In terms of the arteries that we’re going to be talking about related to this structure, to the labia majora, we’re going to be seeing, then, the deep external pudendal artery. And in terms of nerves, we’re going to be seeing the perineal branches of the posterior femoral cutaneous nerve.

There is also a function associated to the labia majora. So when standing or with closed legs, they usually entirely or partially cover the moist and sensitive inner surfaces of the vulva, which indirectly protects the vagina and urethra, much like the lips protect the mouth.

We’re now moving on to this one, this structure that you see now, highlighted in green, which is known as the labium minus, for plural would be, then, labia minora. There are two flaps of skin on either side of the vaginal opening that contain connective tissue but no fat, and they’re located between the labia majora.

In the front, each lip will divide into two parts, the upper part of each lip passes above the clitoris to meet the upper part of the other lip, forming a fold which overhangs the glans clitoridis. This fold is named the preputium clitoridis.

The lower part passes beneath the glans clitoridis and becomes united with its lowest surface, forming with the inner lip of the opposite side the frenulum clitoridis.

Now, the labia minora also will have an artery that is related to it, and this is the deep external pudendal artery.

And also an associated nerve which will be, then, the perineal branches of the posterior femoral cutaneous nerve.

And as we mentioned for the labia majora, there is also a function associated to the labia minora, and the main function of the labia minora is to lubricate the skin around the genitals and provide bactericidal secretions to help protect against infections.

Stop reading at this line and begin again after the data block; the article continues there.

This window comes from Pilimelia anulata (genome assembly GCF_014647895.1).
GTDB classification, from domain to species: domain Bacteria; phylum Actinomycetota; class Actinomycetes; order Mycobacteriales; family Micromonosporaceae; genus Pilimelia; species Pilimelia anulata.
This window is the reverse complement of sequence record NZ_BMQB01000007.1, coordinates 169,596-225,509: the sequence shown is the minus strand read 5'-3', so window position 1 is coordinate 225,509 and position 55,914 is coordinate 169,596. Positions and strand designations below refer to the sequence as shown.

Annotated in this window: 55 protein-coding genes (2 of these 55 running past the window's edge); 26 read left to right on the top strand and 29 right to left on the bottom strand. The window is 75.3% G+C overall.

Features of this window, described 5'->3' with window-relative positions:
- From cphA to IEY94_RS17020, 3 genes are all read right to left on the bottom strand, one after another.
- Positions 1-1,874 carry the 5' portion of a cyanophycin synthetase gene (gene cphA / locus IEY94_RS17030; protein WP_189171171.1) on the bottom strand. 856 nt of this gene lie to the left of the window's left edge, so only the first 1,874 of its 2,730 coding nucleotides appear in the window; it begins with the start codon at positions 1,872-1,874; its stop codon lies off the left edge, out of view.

We’re now ready to move on to the next structure that you see here, highlighted. I briefly mentioned on the previous slide. This is known as, then, the vagina. This is a muscular tube that extends upwards and slightly backwards from the vaginal opening to reach the uterus, as you can see here. Here is the uterus.

The vaginal canal sits between the bladder at the front and the rectum at the back as you can clearly see here on this image: the rectum and the bladder.

The mucus lining of the vagina constantly sheds its top layer of skin cells. This is a natural self-cleansing mechanism.

The vagina is surrounded and supported by pelvic muscles.

There is also a group of blood vessels that are associated to this structure, and they include the uterine artery, the vaginal artery, the uterovaginal venous plexus, the vaginal veins. So these are the group of blood vessels that will be supplying the vagina.

There is also a group of nerves worth mentioning. Sympathetic nerves will be, then, the lumbar splanchnic plexus. The parasympathetic will be the pelvic splanchnic plexus.